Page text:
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Jobless claims rise to highest level in 9 monthsThe NFL season is right around the corner! There's nothing to see here! /Sarcasm
WASHINGTON – Employers appear to be laying off workers again as the economic recovery weakens. The number of people applying for unemployment benefits reached the half-million mark last week for the first time since November.
It was the third straight week that first-time jobless claims rose. The upward trend suggests the private sector may report a net loss of jobs in August for the first time this year.
Initial claims rose by 12,000 last week to 500,000, the Labor Department said Thursday.
Homebuilders and other construction firms are laying off more workers as the housing sector slumps after the expiration of a popular homebuyers' tax credit. State and local governments are also cutting jobs to close large budget gaps.
"The rise in initial jobless claims over the past three weeks makes it difficult to maintain confidence in the recovery and suggests the labor market is backtracking more than we first expected," Ryan Sweet, an economist at Moody's Analytics, wrote in a note to clients.
Stocks tumbled on the fear of more layoffs and weak job growth. The Dow Jones industrial average fell 150 points in morning trading. Broader indexes also declined.
Jobless claims declined steadily last year from a peak of 651,000 in March 2009 as the economy recovered from the worst downturn since the 1930s. After flattening out earlier this year claims have begun to grow again.
"This is obviously a disappointing number that shows ongoing weakness in the job market," said Robert Dye, senior economist at the PNC Financial Services Group.
Dye said that claims showed a similar pattern in the last two recoveries, but eventually began to fall again. The current elevated level of claims is a sign employers are reluctant to hire until the rebound is well under way. That's what happened in the recoveries following the 1991 and 2001 recessions, which were dubbed "jobless recoveries."
The increase suggests the economy is creating even fewer jobs than in the first half of this year, when private employers added an average of about 100,000 jobs per month. That's barely enough to keep the unemployment rate from rising. The jobless rate has been stuck at 9.5 percent for two months.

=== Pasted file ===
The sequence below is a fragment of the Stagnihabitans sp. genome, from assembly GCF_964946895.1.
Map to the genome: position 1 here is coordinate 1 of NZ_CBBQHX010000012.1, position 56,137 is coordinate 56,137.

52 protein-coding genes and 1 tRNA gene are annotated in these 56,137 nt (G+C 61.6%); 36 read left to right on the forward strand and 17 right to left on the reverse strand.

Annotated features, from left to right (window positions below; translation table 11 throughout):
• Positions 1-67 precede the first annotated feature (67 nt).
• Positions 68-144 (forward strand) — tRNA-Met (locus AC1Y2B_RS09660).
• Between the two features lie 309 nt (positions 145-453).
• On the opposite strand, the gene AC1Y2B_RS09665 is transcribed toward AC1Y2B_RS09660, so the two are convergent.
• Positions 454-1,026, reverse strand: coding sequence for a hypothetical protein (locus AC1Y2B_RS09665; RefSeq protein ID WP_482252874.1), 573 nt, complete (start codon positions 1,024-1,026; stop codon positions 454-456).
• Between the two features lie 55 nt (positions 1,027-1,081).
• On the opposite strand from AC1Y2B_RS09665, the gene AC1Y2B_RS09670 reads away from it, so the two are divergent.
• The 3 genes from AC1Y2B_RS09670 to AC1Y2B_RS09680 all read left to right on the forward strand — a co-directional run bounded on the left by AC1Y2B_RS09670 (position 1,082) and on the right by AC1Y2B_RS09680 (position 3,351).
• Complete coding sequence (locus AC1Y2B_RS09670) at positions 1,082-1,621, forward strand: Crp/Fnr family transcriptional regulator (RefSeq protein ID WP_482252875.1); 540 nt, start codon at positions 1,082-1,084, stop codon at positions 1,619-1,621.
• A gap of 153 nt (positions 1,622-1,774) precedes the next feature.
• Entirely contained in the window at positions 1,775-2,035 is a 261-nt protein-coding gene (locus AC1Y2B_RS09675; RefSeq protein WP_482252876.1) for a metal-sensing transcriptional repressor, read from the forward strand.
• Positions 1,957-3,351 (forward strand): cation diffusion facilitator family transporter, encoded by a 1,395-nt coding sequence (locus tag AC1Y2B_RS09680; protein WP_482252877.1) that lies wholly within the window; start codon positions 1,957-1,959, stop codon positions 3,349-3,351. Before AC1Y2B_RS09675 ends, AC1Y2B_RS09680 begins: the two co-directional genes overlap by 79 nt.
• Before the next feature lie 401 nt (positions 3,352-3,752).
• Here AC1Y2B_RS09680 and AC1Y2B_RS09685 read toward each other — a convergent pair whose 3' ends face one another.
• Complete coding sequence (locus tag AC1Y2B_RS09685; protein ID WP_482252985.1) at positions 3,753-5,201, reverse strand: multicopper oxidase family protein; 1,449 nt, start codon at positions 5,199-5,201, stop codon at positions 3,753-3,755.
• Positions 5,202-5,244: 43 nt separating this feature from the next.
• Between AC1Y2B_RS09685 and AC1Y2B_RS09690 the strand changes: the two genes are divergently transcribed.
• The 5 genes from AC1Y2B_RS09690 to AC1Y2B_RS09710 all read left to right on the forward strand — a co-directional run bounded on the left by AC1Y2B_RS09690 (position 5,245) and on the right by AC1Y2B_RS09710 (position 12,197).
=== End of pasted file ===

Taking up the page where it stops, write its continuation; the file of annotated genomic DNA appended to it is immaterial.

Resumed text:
The four-week average, a less volatile measure, rose by 8,000 to 482,500, the highest since December.
The number of people continuing to receive benefits fell by 13,000 to 4.5 million, the department said. The continuing claims data lags initial claims by one week.
But that doesn't include millions of people receiving extended unemployment insurance, paid for by the federal government. About 5.6 million unemployed workers were on the extended unemployment benefit rolls, as of the week ending July 31, the latest data available. That's an increase of about 300,000 from the previous week.
During the recession, Congress added up to 73 extra weeks of benefits on top of the 26 weeks customarily provided by the states. The number of people on the extended rolls has increased sharply in recent weeks after Congress renewed the extended program last month. It had expired in June.
Private employers added only 71,000 jobs in July. But that increase was offset by the loss of 202,000 government jobs, including 143,000 temporary census positions.
July marked the third straight month that the private sector hired cautiously. Economists are concerned that the unemployment rate will start rising again because overall economic growth has weakened significantly since the start of the year.
In a healthy economy, jobless claims usually drop below 400,000. But the recent increases in claims provide further evidence that the economy has slowed and could slip back into a recession. Many analysts are worried that economic growth will ebb further in the second half of this year.
After growing at a 3.7 percent annual rate in the first quarter, the economy's growth slowed to 2.4 percent in the April-to-June period. Some economists forecast it will drop to as low as 1.5 percent in the second half of this year.